INDIANAPOLIS (AP) — Passengers at Indianapolis International Airport are getting to experience a slice of next month's NBA All-Star Game — with no extra fee.
For the past week, travelers through the main terminal have been treated to a full-sized replica basketball court that features two baskets, boundary lines and the All-Star logo. Many are already taking advantage of the opportunity.
Although fans can't shoot free throws or jump shots on the concourse, the scene has been a show-stopper. Airport officials say they'll be adding more features as the city’s first All-Star Game since 1985 nears on Feb. 18.
“It's quite innovative,” said Kevin Hammill, a resident of the San Francisco Bay area who said he had never seen anything quite like it in an airport facility. “It caught my eye when I was coming down from Chicago. I thought it's really a good promotion."
Indianapolis airport officials typically dress up the facility when major sporting events such as the Super Bowl, the Final Four or the CFP championship game have come to town. IndyCars are also regularly featured attractions, a tip of the cap to the Indianapolis 500 and the state's racing roots.
But this attraction, which will remain at the airport leading up to the All-Star Game, may be the most creative — and perhaps the most fitting to airline passengers all too familiar with delays. The game was initially scheduled to be played in Indy in 2021 but was postponed because of the COVID-19 pandemic.
Since then, organizers have been debating the best ways to promote the game. The hoops capture the essence of one of Indiana's most beloved traditions — basketball.
Those strolling through Civic Plaza can't miss the 50-foot wide, 94-foot long pressure sensitive vinyl, non-slip floor.
It took 10 hours to print the decal court and three nights to install it earlier this week on top of the airport's primary floor. Many gawk or snap photos. While basketballs aren't provided and shooting is prohibited, some can't help but pretend to line up shots. The concept has taken off.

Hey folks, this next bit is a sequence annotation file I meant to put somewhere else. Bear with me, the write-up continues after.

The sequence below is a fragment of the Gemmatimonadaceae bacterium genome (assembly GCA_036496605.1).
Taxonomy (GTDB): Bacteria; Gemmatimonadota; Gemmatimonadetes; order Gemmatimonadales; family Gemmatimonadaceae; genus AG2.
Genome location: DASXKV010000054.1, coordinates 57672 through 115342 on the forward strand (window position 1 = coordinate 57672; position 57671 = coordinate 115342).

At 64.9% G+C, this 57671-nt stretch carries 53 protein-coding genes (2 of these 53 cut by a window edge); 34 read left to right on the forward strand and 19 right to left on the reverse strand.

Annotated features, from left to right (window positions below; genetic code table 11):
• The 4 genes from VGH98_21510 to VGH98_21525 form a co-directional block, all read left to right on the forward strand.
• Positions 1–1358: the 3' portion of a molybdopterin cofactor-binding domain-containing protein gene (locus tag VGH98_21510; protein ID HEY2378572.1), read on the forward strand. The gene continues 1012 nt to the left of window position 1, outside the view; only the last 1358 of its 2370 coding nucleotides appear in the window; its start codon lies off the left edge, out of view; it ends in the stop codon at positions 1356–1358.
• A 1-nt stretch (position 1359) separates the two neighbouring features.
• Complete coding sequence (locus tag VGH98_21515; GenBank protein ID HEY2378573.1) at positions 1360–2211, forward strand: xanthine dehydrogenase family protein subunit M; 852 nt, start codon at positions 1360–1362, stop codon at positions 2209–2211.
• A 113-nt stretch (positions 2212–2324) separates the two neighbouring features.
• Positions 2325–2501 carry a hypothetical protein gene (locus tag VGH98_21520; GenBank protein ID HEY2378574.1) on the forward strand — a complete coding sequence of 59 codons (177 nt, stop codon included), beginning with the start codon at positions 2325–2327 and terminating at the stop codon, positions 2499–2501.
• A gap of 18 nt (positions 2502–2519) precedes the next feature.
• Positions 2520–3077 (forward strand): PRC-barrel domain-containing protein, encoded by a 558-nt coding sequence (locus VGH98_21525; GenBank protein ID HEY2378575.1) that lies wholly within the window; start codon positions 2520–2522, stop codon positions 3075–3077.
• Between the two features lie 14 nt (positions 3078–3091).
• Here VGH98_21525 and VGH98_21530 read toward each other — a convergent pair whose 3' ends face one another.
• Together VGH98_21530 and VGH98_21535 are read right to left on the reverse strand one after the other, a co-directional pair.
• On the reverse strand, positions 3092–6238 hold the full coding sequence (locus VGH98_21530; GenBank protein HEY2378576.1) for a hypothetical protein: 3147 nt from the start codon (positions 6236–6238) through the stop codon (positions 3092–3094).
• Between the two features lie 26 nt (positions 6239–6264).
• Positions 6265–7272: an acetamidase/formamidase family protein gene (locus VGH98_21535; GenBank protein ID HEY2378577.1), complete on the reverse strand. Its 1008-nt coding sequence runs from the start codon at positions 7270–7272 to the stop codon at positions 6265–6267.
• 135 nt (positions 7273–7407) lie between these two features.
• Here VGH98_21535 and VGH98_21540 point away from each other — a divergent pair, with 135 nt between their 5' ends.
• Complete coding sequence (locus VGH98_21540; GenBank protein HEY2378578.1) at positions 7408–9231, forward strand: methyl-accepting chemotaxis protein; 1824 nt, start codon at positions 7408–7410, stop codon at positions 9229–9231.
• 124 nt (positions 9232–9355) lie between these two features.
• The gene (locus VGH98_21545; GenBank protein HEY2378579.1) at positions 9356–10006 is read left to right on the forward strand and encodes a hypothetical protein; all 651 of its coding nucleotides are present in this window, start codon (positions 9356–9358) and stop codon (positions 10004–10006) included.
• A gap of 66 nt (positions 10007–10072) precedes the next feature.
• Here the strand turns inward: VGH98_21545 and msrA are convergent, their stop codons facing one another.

"I think it's fascinating,” said Stefan Simeunovic, a Purdue tennis player who grew up in Canada and was surprised by the airport's new feature attraction. “I'm a big NBA fan, so it's pretty cool.”
Pretty realistic, too. Right down to the shot clock above one basket and the large window that will remind some people of the windows at Lucas Oil Stadium, home of the NFL's Indianapolis Colts, and All-Star weekend's Saturday night festivities or Butler University's historic Hinkle Fieldhouse.
Just a few steps away from the replica court is the Indiana Pacers Courtside Club, which bills itself as a family-friendly sports bar.
No banners hang from the rafters and there are no tributes to some of Indiana's most famous basketball names — Bob Knight, Oscar Robertson, Larry Bird, Reggie Miller and Tamika Catchings — but they could be coming.
Because it's located where the general public is allowed, anyone can stop by to order food or drinks, walk onto the replica court or pull up a chair and eat at the baseline like some of basketball's biggest celebrities.
“It all fits,” Hammill said.
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